The Peninsula Employment Law Dictionary - 'U'

Peninsula Team

June 29 2012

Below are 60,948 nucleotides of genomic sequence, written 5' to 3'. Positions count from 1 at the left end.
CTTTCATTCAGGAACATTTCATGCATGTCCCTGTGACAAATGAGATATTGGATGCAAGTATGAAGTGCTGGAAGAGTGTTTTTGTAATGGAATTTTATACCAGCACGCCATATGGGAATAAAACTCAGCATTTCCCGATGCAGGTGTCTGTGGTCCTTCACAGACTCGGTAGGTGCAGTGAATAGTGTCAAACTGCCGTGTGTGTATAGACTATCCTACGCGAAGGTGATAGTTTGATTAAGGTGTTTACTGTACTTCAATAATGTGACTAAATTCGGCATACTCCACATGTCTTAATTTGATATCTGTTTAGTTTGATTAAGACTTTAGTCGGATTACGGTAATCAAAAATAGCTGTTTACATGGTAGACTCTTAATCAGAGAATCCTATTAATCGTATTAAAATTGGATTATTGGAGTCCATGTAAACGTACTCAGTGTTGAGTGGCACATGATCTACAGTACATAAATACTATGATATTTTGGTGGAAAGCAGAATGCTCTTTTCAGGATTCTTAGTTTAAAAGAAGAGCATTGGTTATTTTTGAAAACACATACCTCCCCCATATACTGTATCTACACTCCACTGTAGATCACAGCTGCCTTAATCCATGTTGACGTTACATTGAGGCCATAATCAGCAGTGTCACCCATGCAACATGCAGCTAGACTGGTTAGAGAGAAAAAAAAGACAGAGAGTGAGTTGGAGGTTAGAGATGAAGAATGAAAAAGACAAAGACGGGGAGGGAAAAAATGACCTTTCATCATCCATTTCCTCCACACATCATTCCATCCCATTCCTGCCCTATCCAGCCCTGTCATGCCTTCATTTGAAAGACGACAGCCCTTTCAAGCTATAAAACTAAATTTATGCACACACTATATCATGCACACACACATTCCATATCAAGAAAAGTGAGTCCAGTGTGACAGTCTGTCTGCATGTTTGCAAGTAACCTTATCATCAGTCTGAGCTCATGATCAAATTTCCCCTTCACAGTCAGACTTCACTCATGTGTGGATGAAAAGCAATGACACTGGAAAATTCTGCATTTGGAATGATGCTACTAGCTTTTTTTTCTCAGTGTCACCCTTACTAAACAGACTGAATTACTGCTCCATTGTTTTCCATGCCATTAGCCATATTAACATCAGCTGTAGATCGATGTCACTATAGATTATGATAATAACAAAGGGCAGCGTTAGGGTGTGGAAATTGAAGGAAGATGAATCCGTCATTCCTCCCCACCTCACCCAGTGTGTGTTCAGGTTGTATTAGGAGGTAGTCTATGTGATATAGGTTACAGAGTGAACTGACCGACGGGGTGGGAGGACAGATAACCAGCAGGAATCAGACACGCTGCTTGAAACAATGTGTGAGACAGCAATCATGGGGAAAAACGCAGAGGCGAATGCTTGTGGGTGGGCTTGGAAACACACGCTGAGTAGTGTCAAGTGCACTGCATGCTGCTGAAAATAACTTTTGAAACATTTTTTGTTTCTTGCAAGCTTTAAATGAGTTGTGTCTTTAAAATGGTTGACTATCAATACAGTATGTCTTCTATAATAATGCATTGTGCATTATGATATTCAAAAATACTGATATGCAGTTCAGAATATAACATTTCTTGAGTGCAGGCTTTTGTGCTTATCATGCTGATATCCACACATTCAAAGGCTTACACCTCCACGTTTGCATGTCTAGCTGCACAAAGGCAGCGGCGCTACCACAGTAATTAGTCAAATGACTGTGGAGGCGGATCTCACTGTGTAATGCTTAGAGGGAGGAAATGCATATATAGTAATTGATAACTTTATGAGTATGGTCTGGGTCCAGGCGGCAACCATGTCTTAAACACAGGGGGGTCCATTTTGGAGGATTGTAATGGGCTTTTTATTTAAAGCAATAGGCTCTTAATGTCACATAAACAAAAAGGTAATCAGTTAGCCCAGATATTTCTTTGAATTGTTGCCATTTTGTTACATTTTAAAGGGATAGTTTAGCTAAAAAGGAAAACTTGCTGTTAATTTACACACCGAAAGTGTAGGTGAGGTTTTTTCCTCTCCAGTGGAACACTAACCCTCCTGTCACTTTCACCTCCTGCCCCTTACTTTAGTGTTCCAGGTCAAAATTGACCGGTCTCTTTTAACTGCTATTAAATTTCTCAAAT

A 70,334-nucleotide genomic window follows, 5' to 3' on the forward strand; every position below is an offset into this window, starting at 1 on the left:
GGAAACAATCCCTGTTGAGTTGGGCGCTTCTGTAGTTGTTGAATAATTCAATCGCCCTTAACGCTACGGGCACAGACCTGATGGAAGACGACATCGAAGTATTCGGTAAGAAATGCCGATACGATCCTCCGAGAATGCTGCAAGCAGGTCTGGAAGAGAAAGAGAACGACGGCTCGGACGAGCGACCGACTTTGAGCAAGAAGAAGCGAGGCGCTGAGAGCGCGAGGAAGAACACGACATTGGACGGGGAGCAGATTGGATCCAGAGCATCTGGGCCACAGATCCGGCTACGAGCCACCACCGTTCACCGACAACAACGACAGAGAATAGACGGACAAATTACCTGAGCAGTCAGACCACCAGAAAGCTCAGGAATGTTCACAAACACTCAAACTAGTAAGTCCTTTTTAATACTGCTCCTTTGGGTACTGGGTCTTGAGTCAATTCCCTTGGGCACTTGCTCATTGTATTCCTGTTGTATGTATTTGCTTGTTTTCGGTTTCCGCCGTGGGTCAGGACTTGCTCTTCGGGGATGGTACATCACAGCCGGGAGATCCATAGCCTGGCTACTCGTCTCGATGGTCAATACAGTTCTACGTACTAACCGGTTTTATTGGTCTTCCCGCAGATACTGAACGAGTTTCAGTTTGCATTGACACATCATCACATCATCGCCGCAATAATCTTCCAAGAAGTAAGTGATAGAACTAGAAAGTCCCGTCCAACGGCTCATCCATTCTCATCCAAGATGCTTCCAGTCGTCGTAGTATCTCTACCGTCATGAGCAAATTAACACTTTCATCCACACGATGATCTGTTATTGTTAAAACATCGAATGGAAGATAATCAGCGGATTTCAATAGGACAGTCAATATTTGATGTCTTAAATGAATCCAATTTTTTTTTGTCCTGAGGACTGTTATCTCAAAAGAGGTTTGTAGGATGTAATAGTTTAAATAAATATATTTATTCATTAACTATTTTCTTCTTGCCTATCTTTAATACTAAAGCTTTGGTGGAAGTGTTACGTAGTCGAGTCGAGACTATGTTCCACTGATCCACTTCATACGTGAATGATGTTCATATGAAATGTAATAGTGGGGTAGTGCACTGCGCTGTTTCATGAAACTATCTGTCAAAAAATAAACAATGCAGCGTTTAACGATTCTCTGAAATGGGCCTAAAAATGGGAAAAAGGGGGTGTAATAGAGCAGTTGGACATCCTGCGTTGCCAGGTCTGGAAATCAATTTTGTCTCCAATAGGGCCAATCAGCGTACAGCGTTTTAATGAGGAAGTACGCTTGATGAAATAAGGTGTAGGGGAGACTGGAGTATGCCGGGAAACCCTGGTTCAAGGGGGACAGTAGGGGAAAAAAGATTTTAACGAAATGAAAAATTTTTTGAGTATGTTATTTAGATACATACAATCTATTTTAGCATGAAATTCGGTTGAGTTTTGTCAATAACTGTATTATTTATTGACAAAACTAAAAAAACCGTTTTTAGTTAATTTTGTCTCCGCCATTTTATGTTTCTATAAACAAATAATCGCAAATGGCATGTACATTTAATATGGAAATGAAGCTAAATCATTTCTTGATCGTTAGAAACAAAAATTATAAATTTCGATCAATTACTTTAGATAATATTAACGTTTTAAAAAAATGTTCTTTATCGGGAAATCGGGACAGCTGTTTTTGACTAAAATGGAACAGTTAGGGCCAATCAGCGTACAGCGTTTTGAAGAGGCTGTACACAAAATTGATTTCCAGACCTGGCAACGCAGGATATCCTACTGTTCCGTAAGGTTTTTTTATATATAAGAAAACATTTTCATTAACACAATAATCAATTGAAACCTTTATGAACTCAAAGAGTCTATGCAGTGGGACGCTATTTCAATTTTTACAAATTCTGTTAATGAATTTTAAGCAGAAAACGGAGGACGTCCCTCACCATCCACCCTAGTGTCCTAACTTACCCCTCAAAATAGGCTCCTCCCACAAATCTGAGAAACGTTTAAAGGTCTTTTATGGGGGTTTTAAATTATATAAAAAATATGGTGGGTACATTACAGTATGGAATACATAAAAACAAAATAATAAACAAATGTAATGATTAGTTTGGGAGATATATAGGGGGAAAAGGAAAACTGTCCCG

We all know that employment law is a minefield. Sometimes it may feel like there is legislation for everything and often there are lots of ‘buzz-words’ specific to employment law being bounced around. You wouldn’t be on your own if you thought that employment law is like another language! In an effort to help employers wade through these buzz-words and parts of legislation, we at Peninsula have created our very own Employment Law Dictionary! It’s simple, concise and easy to understand. Each month we represent a letter of the alphabet and associate a few words in employment law with that letter. Unfair Dismissal- See also ‘Constructive Dismissal’ - Unfair dismissal is where an employee has been dismissed unfairly by their employer from their position of employment. An employee may also claim that they have been unfairly dismissed where their employer has engaged in such behaviour which leaves that employee with no other option but to leave their employment; this is known as constructive dismissal. If a claim of unfair dismissal progresses to Tribunal, the employer will be required to prove that their decision to dismiss was fair and reasonable in the circumstances. A dismissal will be automatically unfair if it is motivated by: one of the nine grounds of discrimination; the employee’s trade union activity; the fact that the employee has legal proceedings against the employer or the fact that the employee has exercised some statutory right. Unfair selection for redundancy is also an automatically unfair dismissal. The maximum award available to an employee for unfair dismissal is two years’ pay in compensation. A tribunal may order that the employee be re-instated or re-engaged. Uniform- Many employers require their staff to wear a uniform in the course of their work and many more have a dress code outlining expected standards of dress at work. Uniforms can reinforce a company’s branding, present uniformity of image and also may be needed for health and safety reasons. Employers must be careful not to fall foul of discrimination laws whilst setting a uniform or workplace dress code and if an employer requires employees to wear a specific uniform or to refrain from wearing specific items then they must have objectively justifiable reasons for doing so. Unpaid Leave– Unpaid leave is a term used to describe a period of time that an employee spends out of work without payment but still retaining their employment status. Generally speaking, unpaid leave is granted at the employee’s request on the basis that they return to work by a specified date. The granting of such leave is at the employer’s discretion and this period of absence may take the form of a career break, compassionate leave, bereavement leave etc. Accordingly, such leave should be viewed as discretionary leave rather than an employee right or entitlement.

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